Skip to comments.Family Speaks Out About Cub Scout's Death
Posted on 12/05/2006 5:50:04 PM PST by Coleus
We're hearing from the family of a young boy, who died after falling off a float at a New Hampshire Christmas Parade. On Monday, Thomas Fogarty's family spoke for the first time about the 9-year-old boy who was celebrating Christmas with his fellow Cub Scouts. The float -- being pulled by a trailer through downtown Portsmouth, New Hampshire -- pulled Thomas Fogarty to his tragic death. "At this time, we believe that Thomas somehow fell from the float and was run over by the trailer's double-axle wheels," said Chief Michael Magnant of the Portsmouth, New Hampshire Police Department.
Thomas' family released this statement on Monday:
"Foremost our family would like to thank the emergency and rescue personnel for all their valiant efforts. We also would like to thank the outpouring of support of the community that we have received. We ask that you please keep everyone involved in this tragic accident in your thoughts and prayers. Thomas was a beautiful, bright, energetic, and life-loving boy. He was a third-grader at Greenland Central School and loved being a Cub Scout. He enjoyed reading and sports especially swimming, baseball and basketball. In his short life, he fulfilled many of his dreams, including seeing his first Red Sox game at Fenway Park this year along with his younger brother Andrew.
Although this is a tragic and sad time in our lives, we believe that something positive will come out of this. The family has decided to set up a memorial fund at his school to benefit enrichment programs. Donations may be made to Thomas Edward Fogarty memorial fund c/o Greenland Central School, 70 Post Road, Greenland, N.H., 03840. Last we ask that you give your children an extra hug tonight and value the time that you have together."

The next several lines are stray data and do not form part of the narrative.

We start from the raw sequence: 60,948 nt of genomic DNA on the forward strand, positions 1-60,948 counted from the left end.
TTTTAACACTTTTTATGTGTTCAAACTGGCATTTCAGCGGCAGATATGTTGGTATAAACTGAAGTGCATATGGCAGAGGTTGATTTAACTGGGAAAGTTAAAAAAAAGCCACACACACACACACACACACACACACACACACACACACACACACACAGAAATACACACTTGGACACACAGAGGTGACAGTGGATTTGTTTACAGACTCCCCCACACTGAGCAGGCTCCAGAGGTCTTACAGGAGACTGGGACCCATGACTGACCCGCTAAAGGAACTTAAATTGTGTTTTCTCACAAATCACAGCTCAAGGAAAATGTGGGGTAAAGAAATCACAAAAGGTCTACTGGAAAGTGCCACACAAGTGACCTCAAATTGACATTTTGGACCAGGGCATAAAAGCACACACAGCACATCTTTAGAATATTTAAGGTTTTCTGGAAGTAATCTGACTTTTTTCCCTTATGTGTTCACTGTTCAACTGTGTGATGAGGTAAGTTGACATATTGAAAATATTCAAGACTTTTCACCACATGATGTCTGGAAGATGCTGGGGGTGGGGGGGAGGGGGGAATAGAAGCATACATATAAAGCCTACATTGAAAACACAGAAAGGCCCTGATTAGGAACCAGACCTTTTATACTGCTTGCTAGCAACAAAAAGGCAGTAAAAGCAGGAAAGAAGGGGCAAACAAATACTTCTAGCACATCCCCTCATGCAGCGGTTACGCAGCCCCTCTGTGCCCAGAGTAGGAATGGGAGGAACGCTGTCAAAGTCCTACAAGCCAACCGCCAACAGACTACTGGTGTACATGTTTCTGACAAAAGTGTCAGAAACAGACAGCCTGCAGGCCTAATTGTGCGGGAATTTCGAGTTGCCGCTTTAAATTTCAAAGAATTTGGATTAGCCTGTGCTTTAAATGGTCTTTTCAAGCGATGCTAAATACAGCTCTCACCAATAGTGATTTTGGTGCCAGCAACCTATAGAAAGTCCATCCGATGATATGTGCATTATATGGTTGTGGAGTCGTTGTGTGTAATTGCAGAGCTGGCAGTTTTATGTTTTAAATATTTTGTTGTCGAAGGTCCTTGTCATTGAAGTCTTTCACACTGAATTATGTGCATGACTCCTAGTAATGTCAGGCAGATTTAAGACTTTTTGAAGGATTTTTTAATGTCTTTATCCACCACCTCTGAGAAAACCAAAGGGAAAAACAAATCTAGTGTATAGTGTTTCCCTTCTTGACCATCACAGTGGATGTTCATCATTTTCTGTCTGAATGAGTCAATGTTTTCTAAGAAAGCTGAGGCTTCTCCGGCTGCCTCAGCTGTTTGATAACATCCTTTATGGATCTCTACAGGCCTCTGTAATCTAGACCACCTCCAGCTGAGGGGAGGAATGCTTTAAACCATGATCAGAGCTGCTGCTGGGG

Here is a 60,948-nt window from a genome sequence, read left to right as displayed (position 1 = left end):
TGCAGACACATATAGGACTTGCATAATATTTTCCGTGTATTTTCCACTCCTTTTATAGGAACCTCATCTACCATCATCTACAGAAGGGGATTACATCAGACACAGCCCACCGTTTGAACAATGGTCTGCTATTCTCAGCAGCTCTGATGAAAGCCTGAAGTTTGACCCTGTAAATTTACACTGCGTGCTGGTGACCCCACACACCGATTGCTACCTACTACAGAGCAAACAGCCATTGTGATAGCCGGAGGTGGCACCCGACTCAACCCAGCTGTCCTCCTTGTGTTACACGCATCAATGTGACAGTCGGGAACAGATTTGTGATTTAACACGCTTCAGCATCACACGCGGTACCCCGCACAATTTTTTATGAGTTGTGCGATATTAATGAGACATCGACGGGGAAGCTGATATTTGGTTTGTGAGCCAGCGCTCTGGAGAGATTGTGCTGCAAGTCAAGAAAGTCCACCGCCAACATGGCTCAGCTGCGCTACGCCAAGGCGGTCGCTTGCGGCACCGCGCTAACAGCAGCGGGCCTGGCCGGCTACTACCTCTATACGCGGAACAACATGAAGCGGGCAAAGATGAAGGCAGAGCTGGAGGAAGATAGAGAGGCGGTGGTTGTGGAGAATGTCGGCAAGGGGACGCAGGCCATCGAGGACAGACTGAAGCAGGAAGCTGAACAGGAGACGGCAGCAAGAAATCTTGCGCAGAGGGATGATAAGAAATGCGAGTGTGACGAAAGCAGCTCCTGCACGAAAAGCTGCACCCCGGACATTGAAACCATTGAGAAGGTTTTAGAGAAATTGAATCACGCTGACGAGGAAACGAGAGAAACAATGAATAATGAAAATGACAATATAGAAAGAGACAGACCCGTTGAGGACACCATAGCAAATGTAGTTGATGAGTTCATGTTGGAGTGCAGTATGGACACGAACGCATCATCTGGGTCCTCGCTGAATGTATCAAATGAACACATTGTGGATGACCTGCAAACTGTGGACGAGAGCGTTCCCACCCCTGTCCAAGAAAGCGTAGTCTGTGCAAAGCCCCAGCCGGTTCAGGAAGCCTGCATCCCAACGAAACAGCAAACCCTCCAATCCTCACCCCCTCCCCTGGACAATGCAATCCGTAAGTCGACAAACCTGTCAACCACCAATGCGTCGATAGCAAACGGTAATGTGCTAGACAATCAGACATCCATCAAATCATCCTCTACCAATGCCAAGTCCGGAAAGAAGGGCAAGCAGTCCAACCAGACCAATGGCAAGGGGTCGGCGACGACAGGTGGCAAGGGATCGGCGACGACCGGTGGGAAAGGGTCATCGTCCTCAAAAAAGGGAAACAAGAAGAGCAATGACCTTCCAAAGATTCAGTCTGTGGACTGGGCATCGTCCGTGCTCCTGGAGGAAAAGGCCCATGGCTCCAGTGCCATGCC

The Christmas Parade is an annual celebration in the city. Thomas was taking part with 15 other scouts. Now the candle-lit memorial outside his family's Greenland home pays a silent tribute to the fun-loving third grader. The parade was delayed for about an hour, and most onlookers had no idea what had happened. Both the float and the truck have been impounded by police for a thorough mechanical investigation. For now, Thomas' family reminds everyone how precious life is.
The BSA's insurance is not supposed to pay for everything. It's supplemental; it's supposed to pay for what your own insurance won't pay for. And from what you describe, it's not clear whether we're talking about liability insurance or health insurance, which is a whole different issue.
I'm terribly sorry about this boy's tragic death. As a veteran of six Mardi Gras parades in New Orleans, we were always wearing safety harnesses while the float was in motion. The tether attached to the harnesses was too short to permit the rider to reach the ground.
What a horrible story.
A Scoutmaster is not paid. He is a volunteer. He does not work for the BSA. The BSA did not recruit him or her. The SM reports to the Unit Committee, who are recruited by and are responsible to the sponsor. Neither they or the leaders are paid by the BSA. I am a member of the BSA but I do not work for it. There are about 4000 people who are paid by the BSA and I'd not contest it's liability for their actions, but the 1,000,000 adult volunteers are a different story.
Hm. Well, I have to admit that my understanding of the BSA health insurance is shakier than perhaps it should be. I'd hate to think that the BSA is not meeting it's obligations here, but I'm not going to say it's not possible. If so, it would be shameful.
How sad. I remember my son at this age; just a delight. His parents must be heart-broken.
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